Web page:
I've been lucky. I've been blessed. We had B diagnosed the day before she turned two years old. Most parents are not that lucky. Most parents struggle to get that all-important diagnosis. The average age for diagnosis is around three years old. It's much later for Asperger's. When you have a child with a developmental disorder... your clock is ticking. Every day you can't reach them is a valuable day lost. The early years will determine whether you can save your child... or whether they're lost to this other world.

If you raise awareness this month in no other way then in learning the symptoms yourself, you've done more than enough. As an Autistic child's parent, I want the world to understand... and I want to save more parents from the heartache of losing a child to Autism.

Hug a parent of a child with Autism. Some days... suck. I have a mental calendar of the worst days, but there are other days that I just hope will fade away and be gone without being marked.

Hug an Autistic child--if they'll let you. They might not. They might not want to be touched. This is the reality of Autism.

Change your porch light blue for the month of April (blue lights can be purchased at Home Depot.) My sister told me that they have a blue light because her husband is a policeman. I found it interesting that Autism and an emergency service are linked in that way. Autism is an emergency.

Learn the symptoms: http://www.autismspeaks.org/ Without early intervention, my children would have been lost forever to their own worlds. I can't even begin to tell you how vital early diagnosis and intervention are. By seven years old, the neural pathways are in place and therapy becomes drastically less effective. The clock is ticking. If you have a child with Autism, you can nearly hear the ticking every day. Every day. It's there in the back of your mind... tick tock tick tock Have I done enough today? tick tock tick tock.

Save the next generation of Autistic children who are being born right now. Most researchers suspect that the number one in one hundred and ten is being optimistic. Some suspect it's closer to one in seventy or even more severe. With early intervention, many of these children can be helped immeasurably. Your money, time, emotions are worth saving these children. Their lives and happiness are beyond price. They need us today. They need us right now.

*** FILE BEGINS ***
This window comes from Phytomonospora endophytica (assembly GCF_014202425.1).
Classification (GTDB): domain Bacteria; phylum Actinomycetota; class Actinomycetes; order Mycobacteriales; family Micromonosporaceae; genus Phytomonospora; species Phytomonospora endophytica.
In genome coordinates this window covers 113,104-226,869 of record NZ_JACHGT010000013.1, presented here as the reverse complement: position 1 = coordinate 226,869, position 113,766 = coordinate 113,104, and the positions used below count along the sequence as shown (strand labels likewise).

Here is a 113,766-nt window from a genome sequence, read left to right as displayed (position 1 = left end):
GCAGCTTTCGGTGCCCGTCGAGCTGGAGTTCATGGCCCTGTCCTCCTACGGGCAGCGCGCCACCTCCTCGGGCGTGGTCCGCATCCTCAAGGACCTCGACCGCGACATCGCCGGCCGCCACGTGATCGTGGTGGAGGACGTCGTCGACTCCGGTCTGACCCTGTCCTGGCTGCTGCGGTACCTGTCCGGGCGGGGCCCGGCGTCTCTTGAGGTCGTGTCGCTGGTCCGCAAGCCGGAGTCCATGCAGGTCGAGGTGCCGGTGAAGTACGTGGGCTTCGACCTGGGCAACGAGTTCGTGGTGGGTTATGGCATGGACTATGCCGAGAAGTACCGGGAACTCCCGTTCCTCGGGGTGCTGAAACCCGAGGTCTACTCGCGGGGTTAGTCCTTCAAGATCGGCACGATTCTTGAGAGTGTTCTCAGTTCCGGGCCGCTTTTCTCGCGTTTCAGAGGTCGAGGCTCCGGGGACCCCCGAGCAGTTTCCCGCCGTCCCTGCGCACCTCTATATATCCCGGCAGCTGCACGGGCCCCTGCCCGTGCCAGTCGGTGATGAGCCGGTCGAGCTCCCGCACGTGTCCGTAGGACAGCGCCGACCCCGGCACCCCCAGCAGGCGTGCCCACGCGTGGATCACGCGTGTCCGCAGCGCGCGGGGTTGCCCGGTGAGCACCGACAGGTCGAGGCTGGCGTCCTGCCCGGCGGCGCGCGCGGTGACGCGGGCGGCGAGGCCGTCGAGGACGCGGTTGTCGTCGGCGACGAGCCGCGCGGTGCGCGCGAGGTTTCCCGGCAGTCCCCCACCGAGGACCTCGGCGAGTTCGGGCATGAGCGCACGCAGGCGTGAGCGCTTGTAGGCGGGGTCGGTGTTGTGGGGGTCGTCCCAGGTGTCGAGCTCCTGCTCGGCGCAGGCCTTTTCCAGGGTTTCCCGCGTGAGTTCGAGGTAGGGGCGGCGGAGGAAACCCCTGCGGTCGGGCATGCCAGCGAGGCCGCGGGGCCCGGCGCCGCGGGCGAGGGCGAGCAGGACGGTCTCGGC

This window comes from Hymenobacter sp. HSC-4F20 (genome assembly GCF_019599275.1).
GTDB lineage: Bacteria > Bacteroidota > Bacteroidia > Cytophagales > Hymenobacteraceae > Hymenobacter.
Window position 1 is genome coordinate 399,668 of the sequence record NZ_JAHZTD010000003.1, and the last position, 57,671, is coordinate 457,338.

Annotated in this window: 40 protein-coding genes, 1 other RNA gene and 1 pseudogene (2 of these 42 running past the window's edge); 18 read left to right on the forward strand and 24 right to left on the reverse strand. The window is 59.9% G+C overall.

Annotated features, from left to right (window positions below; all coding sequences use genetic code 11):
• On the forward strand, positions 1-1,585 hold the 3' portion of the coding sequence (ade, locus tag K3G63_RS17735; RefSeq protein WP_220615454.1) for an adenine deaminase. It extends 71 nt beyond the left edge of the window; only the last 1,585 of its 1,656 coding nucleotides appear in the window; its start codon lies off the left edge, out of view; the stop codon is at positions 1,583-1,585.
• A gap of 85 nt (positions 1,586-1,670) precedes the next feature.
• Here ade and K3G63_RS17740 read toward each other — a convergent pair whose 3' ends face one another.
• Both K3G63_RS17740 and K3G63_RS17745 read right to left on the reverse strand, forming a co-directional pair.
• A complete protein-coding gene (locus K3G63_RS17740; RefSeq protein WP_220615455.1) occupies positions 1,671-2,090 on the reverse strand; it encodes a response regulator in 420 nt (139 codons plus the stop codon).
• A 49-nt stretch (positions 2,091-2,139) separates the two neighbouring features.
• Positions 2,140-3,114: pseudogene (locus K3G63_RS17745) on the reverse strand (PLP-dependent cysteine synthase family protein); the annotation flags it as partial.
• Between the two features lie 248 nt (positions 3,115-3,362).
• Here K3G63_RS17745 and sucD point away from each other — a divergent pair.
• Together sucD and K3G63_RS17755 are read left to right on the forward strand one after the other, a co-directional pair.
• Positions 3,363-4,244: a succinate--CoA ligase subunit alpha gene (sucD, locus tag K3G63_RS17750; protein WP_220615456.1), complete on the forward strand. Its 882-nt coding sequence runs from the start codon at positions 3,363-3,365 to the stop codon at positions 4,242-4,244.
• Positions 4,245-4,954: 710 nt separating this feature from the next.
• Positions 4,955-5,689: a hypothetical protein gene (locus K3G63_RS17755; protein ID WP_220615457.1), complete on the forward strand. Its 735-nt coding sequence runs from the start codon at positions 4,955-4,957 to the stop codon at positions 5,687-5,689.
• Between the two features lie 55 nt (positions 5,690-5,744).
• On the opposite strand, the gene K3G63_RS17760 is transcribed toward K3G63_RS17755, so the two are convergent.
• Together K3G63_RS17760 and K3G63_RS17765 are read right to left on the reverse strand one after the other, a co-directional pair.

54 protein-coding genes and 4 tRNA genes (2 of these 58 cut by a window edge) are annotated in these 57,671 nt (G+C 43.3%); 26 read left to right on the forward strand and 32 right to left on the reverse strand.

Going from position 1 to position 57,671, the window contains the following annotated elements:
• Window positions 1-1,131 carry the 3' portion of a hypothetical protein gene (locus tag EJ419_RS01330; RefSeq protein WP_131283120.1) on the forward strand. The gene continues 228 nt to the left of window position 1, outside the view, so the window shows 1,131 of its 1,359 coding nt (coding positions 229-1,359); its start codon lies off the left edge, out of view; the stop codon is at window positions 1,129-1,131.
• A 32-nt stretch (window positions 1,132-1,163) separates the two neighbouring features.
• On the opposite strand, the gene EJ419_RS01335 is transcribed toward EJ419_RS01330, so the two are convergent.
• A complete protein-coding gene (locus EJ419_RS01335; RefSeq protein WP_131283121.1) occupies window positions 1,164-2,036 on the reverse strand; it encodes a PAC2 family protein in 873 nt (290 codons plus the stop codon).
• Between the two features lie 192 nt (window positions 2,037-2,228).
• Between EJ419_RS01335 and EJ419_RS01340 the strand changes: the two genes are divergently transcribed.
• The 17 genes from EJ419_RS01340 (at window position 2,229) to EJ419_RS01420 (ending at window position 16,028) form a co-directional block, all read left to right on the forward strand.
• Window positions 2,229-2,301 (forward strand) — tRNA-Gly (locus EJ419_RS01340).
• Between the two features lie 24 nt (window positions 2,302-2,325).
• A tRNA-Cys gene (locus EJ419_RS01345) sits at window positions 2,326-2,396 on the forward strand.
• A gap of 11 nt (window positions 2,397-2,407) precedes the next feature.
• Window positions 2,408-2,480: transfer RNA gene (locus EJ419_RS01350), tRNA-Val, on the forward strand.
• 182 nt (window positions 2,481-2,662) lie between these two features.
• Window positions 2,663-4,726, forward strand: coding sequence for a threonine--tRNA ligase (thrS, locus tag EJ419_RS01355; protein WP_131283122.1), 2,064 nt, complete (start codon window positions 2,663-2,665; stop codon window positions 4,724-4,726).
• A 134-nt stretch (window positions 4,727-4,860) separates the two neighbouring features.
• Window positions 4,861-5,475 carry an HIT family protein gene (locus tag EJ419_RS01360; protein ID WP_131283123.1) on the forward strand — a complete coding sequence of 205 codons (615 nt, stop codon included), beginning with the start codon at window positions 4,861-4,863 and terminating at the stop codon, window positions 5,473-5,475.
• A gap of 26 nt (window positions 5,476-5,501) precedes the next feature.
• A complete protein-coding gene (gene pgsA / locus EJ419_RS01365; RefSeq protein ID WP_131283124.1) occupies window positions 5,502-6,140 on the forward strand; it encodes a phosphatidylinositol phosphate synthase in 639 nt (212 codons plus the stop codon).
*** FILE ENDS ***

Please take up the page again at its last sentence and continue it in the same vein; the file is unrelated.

It's an epidemic. Hug, love, save a child with Autism. I've done that with two... it's your turn.


  1. My son has Aspergers and yes you are right ... it can really test you in so many ways. Good luck.

  2. Dangit, Wendy, you've made me cry. *hugs*

  3. Thanks for sharing this. It must have been really hard to write. I cannot imagine having a child with Autism. My mom's best friend has a son who has severe Autism. It is heart-breaking. My best friends older sister has Asperger's. It has changed how I perceive others with this disease.

    Thank you for sharing.

  4. I'm raising a son with moderate to severe autism and a daughter who is extremely gifted (5 years old working on multiplication). Both have their challenges. You are right on here... Autism is an epidemic. They are releasing numbers later in the summer and think the statistics are somewhere in the 1 in 80.

  5. Thanks for sharing your story. And what can I say other than congratulate you for staying together with your husband? And to give you a big BIG hug? <33333

  6. *hugs* Such a beautiful and awareness raising post. You are so amazing, Wendy, don't ever forget it!
    My first run in with autism was when I was in fourth grade and my brother was in sixth and he was friends with an Autistic boy. And all the teachers were surprised that my brother was able to connect with him and have him open up. This post reminded me of that and it warms my heart <3

  7. Bonjour Wendy!

    Thanks to Twitter, I've now *discovered* you. And what a pleasure it is to read your blog, especially this post which has touched my heart. I've shared it on my Facebook profile in hopes that people will learn more about autism and check the symptoms for early intervention.

    With love and deep admiration,